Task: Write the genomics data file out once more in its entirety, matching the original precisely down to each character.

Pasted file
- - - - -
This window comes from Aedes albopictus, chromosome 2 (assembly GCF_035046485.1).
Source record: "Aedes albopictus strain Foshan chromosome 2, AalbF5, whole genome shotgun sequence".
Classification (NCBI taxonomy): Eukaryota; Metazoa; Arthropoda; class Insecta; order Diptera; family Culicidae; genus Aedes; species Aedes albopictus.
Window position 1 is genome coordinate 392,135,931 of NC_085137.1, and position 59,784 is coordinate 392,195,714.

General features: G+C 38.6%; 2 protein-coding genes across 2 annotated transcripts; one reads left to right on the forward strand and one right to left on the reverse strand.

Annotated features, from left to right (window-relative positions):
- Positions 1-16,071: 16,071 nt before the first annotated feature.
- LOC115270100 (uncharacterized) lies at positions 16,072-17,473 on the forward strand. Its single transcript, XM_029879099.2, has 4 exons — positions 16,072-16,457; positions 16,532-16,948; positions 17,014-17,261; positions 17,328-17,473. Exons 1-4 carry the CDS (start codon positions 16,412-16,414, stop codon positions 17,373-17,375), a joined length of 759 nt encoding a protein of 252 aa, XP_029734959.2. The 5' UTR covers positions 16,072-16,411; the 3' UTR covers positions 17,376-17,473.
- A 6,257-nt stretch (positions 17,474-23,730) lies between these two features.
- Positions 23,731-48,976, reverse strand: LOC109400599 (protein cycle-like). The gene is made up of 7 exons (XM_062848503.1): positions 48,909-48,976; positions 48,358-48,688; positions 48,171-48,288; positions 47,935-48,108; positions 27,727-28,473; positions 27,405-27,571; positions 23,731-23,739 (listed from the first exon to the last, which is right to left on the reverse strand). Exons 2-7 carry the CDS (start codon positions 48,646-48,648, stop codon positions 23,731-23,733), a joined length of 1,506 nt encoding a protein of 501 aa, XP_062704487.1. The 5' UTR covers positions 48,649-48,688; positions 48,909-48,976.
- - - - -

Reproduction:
This window comes from Aedes albopictus, chromosome 2 (assembly GCF_035046485.1).
Source record: "Aedes albopictus strain Foshan chromosome 2, AalbF5, whole genome shotgun sequence".
Classification (NCBI taxonomy): Eukaryota; Metazoa; Arthropoda; class Insecta; order Diptera; family Culicidae; genus Aedes; species Aedes albopictus.
Window position 1 is genome coordinate 392,135,931 of NC_085137.1, and position 59,784 is coordinate 392,195,714.

General features: G+C 38.6%; 2 protein-coding genes across 2 annotated transcripts; one reads left to right on the forward strand and one right to left on the reverse strand.

Annotated features, from left to right (window-relative positions):
- Positions 1-16,071: 16,071 nt before the first annotated feature.
- LOC115270100 (uncharacterized) lies at positions 16,072-17,473 on the forward strand. Its single transcript, XM_029879099.2, has 4 exons — positions 16,072-16,457; positions 16,532-16,948; positions 17,014-17,261; positions 17,328-17,473. Exons 1-4 carry the CDS (start codon positions 16,412-16,414, stop codon positions 17,373-17,375), a joined length of 759 nt encoding a protein of 252 aa, XP_029734959.2. The 5' UTR covers positions 16,072-16,411; the 3' UTR covers positions 17,376-17,473.
- A 6,257-nt stretch (positions 17,474-23,730) lies between these two features.
- Positions 23,731-48,976, reverse strand: LOC109400599 (protein cycle-like). The gene is made up of 7 exons (XM_062848503.1): positions 48,909-48,976; positions 48,358-48,688; positions 48,171-48,288; positions 47,935-48,108; positions 27,727-28,473; positions 27,405-27,571; positions 23,731-23,739 (listed from the first exon to the last, which is right to left on the reverse strand). Exons 2-7 carry the CDS (start codon positions 48,646-48,648, stop codon positions 23,731-23,733), a joined length of 1,506 nt encoding a protein of 501 aa, XP_062704487.1. The 5' UTR covers positions 48,649-48,688; positions 48,909-48,976.